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Five gallon bucket tip

5 gallon bucket trick


The bigest downside to using 5 gallon buckets for hauling mulch is when two buckets get stuck together.

One easy way to avoid this is to carry a bundle of twigs to use as spacers.

I can remember being on a construction job site and needing to separate two buckets that were hopelessly married to each other. A co-worker held one end while I pulled on the other. After about 5 minutes of struggle we decided to stop trying to recreate a scene from the 3 stooges and threw the buckets in a dumpster.



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Another great idea with the mulch buckets. I have been getting wood chips from the utility forestry service for quite a few years now, and it makes great mulch after composting a few years, even better if you run it through a chipper first. It would be great to have an area to post photos from your readers, did you ever think about this?
Comment by zimmy Wed Mar 24 22:19:27 2010

One way to solve it is to squirt some compressed air between the buckets. They'll pop apart.

If you're not using the buckets for liquids, you can also drill a small hole in the bottom.

Comment by Roland_Smith Thu Mar 25 13:26:00 2010

Zimmy --- we got three truckloads of chips from a utility company a few years ago, and it broke down into the most awesome mulch. Sadly, I've nearly used it all and didn't find them again to get another batch composting. I need to work out some logistics to let users post photos, but I think it's a great idea if the technical side works!

Roland --- I was wondering where you were! We missed you over the last week and a half and I was going to email you. Good bucket solutions! We do use the buckets for liquids sometimes, but the compressed air would be a great way to fix stuck buckets.

Comment by anna Thu Mar 25 13:37:00 2010
Good to know about the bucket tips. I remember wrestling with 2 rain barrels the store had conveniently put together for us. Nasty stuff. I think we used water or something but it sure was frustrating at the time.
Comment by HeatherW Thu Mar 25 23:00:55 2010
Water often seems to be part of the problem --- damp buckets really form that suction much better. How'd you get them apart with water? Maybe spraying a hose between them?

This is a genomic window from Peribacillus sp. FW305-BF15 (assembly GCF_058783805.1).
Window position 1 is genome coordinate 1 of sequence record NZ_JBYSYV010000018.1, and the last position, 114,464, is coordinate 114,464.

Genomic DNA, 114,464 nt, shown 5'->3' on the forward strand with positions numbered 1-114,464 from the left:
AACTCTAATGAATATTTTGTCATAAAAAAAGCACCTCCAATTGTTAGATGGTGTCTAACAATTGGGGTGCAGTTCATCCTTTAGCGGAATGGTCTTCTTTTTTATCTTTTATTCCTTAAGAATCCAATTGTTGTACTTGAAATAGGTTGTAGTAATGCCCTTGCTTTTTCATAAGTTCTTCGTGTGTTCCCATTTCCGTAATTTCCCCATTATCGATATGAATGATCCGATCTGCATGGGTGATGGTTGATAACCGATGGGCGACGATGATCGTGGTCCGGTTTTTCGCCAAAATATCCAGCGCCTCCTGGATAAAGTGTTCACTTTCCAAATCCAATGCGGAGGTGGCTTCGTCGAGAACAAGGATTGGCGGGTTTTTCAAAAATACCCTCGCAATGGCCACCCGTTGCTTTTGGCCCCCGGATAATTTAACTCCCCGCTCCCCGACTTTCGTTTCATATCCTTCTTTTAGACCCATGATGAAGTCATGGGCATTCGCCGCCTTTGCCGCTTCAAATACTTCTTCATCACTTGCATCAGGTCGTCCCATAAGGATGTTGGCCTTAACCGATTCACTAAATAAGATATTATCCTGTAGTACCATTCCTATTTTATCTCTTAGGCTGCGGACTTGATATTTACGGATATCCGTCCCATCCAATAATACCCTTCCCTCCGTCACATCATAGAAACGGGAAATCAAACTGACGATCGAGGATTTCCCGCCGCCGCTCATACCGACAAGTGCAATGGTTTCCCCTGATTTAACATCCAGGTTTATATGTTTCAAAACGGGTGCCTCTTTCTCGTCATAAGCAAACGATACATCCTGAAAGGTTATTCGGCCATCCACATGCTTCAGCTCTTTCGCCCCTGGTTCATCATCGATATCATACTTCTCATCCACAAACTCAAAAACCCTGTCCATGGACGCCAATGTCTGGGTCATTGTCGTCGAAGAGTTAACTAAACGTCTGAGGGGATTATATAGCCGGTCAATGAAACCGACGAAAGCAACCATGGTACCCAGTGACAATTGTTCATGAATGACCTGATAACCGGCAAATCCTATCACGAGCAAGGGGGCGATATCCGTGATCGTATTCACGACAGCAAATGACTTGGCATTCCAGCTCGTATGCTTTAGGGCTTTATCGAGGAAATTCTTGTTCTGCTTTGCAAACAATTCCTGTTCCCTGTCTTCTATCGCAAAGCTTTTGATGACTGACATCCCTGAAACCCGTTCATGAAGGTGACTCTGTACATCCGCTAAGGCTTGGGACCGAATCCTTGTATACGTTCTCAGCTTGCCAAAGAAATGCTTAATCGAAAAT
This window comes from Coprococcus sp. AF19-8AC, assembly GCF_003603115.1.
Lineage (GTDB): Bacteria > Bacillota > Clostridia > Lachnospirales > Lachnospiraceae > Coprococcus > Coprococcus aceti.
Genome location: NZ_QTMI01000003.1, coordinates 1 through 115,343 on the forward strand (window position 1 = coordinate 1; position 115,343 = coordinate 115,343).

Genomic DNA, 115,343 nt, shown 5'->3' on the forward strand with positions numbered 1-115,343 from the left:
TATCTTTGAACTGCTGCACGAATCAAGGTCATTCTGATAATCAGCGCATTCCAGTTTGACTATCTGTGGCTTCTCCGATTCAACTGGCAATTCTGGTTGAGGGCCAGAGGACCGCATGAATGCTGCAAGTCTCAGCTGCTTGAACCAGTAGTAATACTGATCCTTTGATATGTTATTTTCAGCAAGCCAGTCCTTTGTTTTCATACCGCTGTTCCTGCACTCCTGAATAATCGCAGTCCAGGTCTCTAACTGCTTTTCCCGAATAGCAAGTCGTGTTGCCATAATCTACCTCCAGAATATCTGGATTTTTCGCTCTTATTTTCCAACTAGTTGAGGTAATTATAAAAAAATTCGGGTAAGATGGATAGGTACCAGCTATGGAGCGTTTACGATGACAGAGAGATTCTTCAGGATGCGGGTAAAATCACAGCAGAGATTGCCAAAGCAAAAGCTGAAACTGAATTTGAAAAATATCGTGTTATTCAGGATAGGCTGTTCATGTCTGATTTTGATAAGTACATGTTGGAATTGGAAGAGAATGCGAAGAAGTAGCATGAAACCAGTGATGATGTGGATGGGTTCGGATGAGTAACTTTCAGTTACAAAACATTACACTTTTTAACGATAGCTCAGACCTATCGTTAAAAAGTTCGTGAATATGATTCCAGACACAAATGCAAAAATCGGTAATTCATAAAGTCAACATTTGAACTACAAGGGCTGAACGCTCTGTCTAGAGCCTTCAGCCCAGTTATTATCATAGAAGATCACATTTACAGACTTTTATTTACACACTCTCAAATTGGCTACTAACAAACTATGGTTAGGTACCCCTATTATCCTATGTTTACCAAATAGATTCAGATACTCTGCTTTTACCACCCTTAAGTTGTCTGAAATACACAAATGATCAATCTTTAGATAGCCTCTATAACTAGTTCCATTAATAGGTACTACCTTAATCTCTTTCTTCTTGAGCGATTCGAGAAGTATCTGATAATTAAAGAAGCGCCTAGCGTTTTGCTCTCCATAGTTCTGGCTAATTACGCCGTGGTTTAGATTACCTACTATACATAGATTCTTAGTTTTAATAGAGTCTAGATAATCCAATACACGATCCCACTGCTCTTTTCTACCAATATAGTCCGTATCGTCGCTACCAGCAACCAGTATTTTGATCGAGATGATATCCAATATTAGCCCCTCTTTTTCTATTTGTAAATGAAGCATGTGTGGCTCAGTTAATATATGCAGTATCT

Comment by anna Fri Mar 26 12:11:03 2010

Buckets are usually conical in shape. This makes it possible to take them out of the mold they are made in and it makes it possible to stack them. However, when you press two buckets into each other, you'll drive out the air and the conical surfaces will form a pretty good seal. If the buckets are wet, the seal will be even better. So you have to either prevent this seal from forming (sticks!) or break the seal with pressurized air or water or by drilling a hole in the bottom.

Air pressure (or the lack of it) is very powerful. At work I made a vacuum press for sandwich panels by bonding a rubber membrane to a steel frame and then bonding some seals on the frame. When this contraption was placed over a 93"x23" panel that was lying on a table and the air evacuated with a pump (to .3 bar absolute pressure), the outside air compresses the sandwich panel with a force of 20000 lb! It's a very easy method for applying pressure to parts that need to be bonded.

Comment by Roland_Smith Fri Mar 26 16:02:23 2010
I never thought that buckets were conical, but now that you mention it, of course they would have to be since they stack so nicely. :-)
Comment by anna Fri Mar 26 18:02:42 2010
Excuse me if I missed this answer already!
Comment by maggie Fri Jun 25 19:01:21 2010
Bees actually don't care a bit what color their hive is. So we went to Lowes and found a can of good paint that had been mixed to the wrong color and got it cheap. Once we run out of the blue, we'll find another can of cheap paint and our new hive boxes may change color!
Comment by anna Sat Jun 26 09:57:02 2010

One very unique homestead, $1,500 per acre, the opportunity of a lifetime